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Two Rings: A Story of Love and Warby Millie Werber, Eve Keller
Judged only as a World War Two survivor's chronicle, Millie Werber's story would be remarkable enough. Born in central Poland in the town of Radom, she found herself trapped in the ghetto at the age of fourteen, a slave laborer in an armaments factory in the summer of 1942, transported to Auschwitz in the summer of 1944, before being marched to a second
Judged only as a World War Two survivor's chronicle, Millie Werber's story would be remarkable enough. Born in central Poland in the town of Radom, she found herself trapped in the ghetto at the age of fourteen, a slave laborer in an armaments factory in the summer of 1942, transported to Auschwitz in the summer of 1944, before being marched to a second armaments factory. She faced death many times; indeed she was certain that she would not survive. But she did.
Many years later, when she began to share her past with Eve Keller, the two women rediscovered the world of the teenage girl Millie had been during the war. Most important, Millie revealed her most precious private memory: of a man to whom she was married for a few brief months. He wasif not the love of her lifeher first great unconditional passion. He died, leaving Millie with a single photograph taken on their wedding day, and two rings of gold that affirm the presence of a great passion in the bleakest imaginable time.
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“Werber and Keller movingly convey the hopelessness of being a teenager, a widow, and a factory worker at a Nazi-operated facility, with no end to the casual cruelty and violent deaths in sight. In addition, Werber's 1943 marriage, her time at Auschwitz in 1944, and subsequent relocation to Lippstadt, Germany in 1945 are covered in great detail and make for a compelling read.”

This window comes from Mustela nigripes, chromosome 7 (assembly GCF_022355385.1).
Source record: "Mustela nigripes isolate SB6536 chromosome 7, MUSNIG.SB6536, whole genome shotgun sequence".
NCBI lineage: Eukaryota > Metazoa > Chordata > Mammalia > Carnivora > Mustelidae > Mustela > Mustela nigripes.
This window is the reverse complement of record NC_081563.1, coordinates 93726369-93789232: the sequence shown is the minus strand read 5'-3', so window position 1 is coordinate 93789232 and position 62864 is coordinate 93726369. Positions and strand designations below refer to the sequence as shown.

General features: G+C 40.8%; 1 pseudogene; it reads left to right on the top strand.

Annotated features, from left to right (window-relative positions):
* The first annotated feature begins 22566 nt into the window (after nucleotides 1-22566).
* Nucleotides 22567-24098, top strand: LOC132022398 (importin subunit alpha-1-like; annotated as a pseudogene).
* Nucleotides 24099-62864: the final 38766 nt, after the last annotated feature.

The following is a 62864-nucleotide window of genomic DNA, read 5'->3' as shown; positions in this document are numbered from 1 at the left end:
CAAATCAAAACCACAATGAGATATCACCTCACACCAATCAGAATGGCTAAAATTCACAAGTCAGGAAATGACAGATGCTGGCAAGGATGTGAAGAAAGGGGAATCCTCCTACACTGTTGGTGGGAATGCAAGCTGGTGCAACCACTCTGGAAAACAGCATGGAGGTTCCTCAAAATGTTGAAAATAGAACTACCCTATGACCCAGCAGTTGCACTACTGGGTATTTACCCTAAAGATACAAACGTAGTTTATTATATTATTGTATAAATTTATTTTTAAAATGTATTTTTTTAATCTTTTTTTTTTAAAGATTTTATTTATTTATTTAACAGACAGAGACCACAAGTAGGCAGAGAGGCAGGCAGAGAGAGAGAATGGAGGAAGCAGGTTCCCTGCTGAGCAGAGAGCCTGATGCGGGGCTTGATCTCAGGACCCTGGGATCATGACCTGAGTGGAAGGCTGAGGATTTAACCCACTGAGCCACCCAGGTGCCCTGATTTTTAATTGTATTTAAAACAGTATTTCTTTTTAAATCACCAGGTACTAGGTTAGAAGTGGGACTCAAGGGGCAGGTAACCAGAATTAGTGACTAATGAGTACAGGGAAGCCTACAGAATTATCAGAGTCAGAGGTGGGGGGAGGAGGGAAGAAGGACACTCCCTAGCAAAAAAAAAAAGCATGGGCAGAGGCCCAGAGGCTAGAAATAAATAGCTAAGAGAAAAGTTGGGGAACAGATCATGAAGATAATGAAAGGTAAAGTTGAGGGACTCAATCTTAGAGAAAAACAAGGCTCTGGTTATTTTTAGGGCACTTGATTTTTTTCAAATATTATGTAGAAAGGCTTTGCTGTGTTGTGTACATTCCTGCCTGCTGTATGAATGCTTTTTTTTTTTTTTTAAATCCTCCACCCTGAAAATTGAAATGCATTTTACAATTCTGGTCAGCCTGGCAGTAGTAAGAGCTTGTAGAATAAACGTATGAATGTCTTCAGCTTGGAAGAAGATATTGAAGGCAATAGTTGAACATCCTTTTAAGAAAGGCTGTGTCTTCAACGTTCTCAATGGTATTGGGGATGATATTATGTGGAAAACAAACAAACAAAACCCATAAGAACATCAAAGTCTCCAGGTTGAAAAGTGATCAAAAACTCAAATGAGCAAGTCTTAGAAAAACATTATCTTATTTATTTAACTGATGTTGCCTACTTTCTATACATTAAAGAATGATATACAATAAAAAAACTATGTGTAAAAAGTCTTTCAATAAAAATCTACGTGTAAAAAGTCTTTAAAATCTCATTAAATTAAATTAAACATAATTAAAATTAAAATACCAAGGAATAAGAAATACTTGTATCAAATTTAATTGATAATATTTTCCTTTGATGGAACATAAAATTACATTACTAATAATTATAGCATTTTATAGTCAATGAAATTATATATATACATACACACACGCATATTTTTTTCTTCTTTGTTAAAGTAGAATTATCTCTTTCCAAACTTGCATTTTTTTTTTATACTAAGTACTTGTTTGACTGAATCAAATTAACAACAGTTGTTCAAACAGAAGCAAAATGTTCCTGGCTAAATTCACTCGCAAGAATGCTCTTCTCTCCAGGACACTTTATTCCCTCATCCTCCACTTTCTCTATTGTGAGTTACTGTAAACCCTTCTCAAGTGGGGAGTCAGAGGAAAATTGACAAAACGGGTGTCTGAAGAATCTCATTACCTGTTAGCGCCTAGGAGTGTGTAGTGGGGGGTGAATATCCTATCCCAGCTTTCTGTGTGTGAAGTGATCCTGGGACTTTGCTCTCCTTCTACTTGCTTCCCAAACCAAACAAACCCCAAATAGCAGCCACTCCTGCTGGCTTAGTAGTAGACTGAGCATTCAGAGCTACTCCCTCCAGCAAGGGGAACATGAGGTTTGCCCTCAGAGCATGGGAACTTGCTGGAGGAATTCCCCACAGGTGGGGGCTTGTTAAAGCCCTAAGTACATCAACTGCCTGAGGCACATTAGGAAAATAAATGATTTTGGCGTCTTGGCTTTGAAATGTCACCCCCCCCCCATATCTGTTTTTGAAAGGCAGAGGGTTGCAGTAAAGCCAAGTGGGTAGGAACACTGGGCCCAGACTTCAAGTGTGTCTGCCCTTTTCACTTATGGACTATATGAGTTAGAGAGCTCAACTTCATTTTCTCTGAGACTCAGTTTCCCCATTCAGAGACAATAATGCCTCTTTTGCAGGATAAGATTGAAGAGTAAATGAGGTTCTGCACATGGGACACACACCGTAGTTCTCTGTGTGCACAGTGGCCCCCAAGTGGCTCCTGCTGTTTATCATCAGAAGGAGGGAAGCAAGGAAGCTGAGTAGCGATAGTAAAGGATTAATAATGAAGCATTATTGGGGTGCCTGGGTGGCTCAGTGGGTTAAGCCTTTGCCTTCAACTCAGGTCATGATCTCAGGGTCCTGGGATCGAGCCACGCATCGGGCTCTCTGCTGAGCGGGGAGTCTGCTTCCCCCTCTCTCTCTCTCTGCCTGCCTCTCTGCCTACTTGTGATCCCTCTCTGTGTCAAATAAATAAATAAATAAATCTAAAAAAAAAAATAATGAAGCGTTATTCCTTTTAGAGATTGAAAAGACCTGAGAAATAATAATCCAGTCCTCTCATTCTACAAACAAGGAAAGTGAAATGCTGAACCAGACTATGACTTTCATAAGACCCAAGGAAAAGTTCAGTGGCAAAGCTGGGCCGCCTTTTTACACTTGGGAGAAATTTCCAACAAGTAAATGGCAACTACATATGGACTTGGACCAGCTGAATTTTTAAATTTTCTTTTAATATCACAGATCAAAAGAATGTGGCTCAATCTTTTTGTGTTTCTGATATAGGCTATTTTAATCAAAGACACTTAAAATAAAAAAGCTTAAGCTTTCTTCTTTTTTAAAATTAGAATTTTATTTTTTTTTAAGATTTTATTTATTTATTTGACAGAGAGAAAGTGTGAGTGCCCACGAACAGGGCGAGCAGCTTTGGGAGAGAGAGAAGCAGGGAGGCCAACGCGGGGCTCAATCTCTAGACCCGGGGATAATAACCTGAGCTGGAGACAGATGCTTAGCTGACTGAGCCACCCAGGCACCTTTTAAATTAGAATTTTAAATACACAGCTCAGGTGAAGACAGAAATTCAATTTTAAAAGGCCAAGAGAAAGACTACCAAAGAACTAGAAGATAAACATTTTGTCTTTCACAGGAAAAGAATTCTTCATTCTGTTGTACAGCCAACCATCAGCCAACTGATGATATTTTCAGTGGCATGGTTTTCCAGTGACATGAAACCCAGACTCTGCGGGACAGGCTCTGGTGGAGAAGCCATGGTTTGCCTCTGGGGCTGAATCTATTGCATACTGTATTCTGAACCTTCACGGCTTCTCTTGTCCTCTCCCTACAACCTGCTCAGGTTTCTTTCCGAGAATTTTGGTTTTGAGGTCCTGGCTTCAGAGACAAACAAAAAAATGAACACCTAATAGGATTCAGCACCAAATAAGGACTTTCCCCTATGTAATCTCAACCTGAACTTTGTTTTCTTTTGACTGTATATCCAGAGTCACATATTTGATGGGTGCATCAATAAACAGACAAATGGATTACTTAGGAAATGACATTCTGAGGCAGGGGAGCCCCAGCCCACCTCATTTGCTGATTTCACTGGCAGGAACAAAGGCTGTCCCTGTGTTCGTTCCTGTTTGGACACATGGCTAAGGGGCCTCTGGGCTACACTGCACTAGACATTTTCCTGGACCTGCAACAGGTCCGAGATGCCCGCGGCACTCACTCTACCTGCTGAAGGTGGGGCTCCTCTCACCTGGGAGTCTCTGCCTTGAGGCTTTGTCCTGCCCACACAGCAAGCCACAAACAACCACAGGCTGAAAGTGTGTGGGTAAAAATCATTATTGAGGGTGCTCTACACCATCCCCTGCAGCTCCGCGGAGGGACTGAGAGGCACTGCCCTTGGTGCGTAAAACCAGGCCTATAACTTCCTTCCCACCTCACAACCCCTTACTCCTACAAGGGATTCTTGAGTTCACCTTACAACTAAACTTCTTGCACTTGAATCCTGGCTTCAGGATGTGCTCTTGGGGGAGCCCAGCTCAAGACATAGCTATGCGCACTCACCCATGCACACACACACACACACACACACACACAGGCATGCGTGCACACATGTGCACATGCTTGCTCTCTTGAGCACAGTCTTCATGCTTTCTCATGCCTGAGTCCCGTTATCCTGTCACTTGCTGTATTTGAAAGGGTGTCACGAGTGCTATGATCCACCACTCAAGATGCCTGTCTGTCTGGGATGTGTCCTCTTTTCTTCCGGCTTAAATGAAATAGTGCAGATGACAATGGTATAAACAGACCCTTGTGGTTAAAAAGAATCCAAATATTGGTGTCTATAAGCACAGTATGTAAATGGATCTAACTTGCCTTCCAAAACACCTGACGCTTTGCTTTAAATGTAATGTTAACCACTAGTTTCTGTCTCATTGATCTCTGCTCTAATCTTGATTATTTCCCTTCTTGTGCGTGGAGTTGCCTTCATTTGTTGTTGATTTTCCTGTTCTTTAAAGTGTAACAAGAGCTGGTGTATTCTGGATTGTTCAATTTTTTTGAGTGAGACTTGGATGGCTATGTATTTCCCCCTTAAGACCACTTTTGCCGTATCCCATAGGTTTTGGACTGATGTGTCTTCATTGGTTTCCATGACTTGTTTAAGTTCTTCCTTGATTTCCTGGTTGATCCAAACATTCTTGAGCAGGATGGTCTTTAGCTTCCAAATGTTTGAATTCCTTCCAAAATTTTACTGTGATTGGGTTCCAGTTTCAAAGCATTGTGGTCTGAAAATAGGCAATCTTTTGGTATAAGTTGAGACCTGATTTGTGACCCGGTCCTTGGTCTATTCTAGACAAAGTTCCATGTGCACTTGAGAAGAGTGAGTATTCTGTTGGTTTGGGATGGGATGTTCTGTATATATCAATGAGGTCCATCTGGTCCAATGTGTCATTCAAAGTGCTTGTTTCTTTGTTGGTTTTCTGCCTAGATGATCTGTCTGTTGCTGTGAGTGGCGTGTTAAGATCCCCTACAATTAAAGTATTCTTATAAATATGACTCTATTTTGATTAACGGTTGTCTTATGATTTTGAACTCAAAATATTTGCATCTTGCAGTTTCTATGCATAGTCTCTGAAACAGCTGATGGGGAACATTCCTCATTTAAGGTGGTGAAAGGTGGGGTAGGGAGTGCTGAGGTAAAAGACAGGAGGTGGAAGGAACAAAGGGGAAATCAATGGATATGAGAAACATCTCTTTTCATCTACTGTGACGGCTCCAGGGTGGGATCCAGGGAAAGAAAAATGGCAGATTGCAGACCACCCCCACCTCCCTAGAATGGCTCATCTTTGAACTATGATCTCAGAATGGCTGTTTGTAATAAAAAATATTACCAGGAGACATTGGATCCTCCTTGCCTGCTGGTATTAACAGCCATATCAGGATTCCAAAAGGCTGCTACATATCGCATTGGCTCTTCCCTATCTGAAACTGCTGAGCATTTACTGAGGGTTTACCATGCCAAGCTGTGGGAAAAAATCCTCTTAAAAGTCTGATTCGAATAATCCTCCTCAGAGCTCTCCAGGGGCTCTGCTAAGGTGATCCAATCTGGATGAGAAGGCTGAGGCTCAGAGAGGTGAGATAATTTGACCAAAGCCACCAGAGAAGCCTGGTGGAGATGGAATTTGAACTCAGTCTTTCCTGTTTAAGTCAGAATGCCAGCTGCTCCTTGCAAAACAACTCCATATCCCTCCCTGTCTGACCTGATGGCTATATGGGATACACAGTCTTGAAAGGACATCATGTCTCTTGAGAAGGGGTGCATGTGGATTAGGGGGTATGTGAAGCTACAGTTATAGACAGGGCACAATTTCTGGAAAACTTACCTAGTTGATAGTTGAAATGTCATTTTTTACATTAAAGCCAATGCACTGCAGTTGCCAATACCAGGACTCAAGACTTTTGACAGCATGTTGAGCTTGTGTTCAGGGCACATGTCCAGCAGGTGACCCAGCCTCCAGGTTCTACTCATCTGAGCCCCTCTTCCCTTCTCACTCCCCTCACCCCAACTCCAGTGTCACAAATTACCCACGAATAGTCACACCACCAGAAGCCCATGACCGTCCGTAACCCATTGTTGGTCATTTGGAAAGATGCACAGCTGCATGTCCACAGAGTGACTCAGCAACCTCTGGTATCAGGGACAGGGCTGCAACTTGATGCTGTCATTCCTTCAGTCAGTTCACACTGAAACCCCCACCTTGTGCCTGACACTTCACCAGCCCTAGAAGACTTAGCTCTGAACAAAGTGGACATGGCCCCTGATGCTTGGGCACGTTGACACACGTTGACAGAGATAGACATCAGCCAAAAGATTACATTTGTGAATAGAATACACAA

Sydney Morning Herald / The Age (Australia)
“A heartbreaking tale of lost love These stories are tributes to those they loved and lost, and whom they want not to be forgotten In between all of this are descriptions of the brutality in the camps. Ultimately, this will leave the biggest impression on readers, most of whom - like this one - will struggle to comprehend the evil that men and women are capable of perpetrating against others.”
Curled Up with a Good Book
“Werber's story is wholly engrossing, written with exceptional immediacy and attention to detail A deeply affecting addition to Holocaust literature.”
“Among all the shelves of Holocaust memoirs, this book stands out for the quality of the spare, honest, passionate narrative of survivor Millie Werber A story certain to spark discussion.”
“Every now and then a book comes along that so clearly draws the line between catastrophic devastation and minor nuisance that it's impossible to ignore It is impossible to not be moved by the writing in this book, and it is impossible to not be awed by the fact that Werber's survival was simply based on luck, chance and, often, the kindness of others.”
American Jewish World